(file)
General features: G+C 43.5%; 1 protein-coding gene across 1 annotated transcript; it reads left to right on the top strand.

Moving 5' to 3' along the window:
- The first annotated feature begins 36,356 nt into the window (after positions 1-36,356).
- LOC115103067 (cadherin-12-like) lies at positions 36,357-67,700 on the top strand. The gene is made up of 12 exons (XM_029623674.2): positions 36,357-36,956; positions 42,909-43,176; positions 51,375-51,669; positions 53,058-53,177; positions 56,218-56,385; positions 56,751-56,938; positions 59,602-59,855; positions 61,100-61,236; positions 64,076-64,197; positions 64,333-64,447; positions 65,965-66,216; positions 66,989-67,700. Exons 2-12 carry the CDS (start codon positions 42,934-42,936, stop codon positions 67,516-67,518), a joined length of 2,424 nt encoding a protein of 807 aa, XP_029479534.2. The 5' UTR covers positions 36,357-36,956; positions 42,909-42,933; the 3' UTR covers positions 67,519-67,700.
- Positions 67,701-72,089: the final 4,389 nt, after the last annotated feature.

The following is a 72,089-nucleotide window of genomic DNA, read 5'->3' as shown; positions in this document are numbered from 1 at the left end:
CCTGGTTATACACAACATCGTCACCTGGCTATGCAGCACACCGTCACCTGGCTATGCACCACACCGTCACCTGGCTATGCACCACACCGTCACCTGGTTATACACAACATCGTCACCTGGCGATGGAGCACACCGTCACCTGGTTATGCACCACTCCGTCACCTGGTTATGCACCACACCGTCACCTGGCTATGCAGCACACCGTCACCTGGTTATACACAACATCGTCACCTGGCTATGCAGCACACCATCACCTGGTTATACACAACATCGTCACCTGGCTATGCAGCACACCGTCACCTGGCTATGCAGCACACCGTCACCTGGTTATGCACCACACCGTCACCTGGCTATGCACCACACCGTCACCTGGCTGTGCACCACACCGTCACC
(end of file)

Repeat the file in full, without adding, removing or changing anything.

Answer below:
General features: G+C 43.5%; 1 protein-coding gene across 1 annotated transcript; it reads left to right on the top strand.

Moving 5' to 3' along the window:
- The first annotated feature begins 36,356 nt into the window (after positions 1-36,356).
- LOC115103067 (cadherin-12-like) lies at positions 36,357-67,700 on the top strand. The gene is made up of 12 exons (XM_029623674.2): positions 36,357-36,956; positions 42,909-43,176; positions 51,375-51,669; positions 53,058-53,177; positions 56,218-56,385; positions 56,751-56,938; positions 59,602-59,855; positions 61,100-61,236; positions 64,076-64,197; positions 64,333-64,447; positions 65,965-66,216; positions 66,989-67,700. Exons 2-12 carry the CDS (start codon positions 42,934-42,936, stop codon positions 67,516-67,518), a joined length of 2,424 nt encoding a protein of 807 aa, XP_029479534.2. The 5' UTR covers positions 36,357-36,956; positions 42,909-42,933; the 3' UTR covers positions 67,519-67,700.
- Positions 67,701-72,089: the final 4,389 nt, after the last annotated feature.

The following is a 72,089-nucleotide window of genomic DNA, read 5'->3' as shown; positions in this document are numbered from 1 at the left end:
CCTGGTTATACACAACATCGTCACCTGGCTATGCAGCACACCGTCACCTGGCTATGCACCACACCGTCACCTGGCTATGCACCACACCGTCACCTGGTTATACACAACATCGTCACCTGGCGATGGAGCACACCGTCACCTGGTTATGCACCACTCCGTCACCTGGTTATGCACCACACCGTCACCTGGCTATGCAGCACACCGTCACCTGGTTATACACAACATCGTCACCTGGCTATGCAGCACACCATCACCTGGTTATACACAACATCGTCACCTGGCTATGCAGCACACCGTCACCTGGCTATGCAGCACACCGTCACCTGGTTATGCACCACACCGTCACCTGGCTATGCACCACACCGTCACCTGGCTGTGCACCACACCGTCACC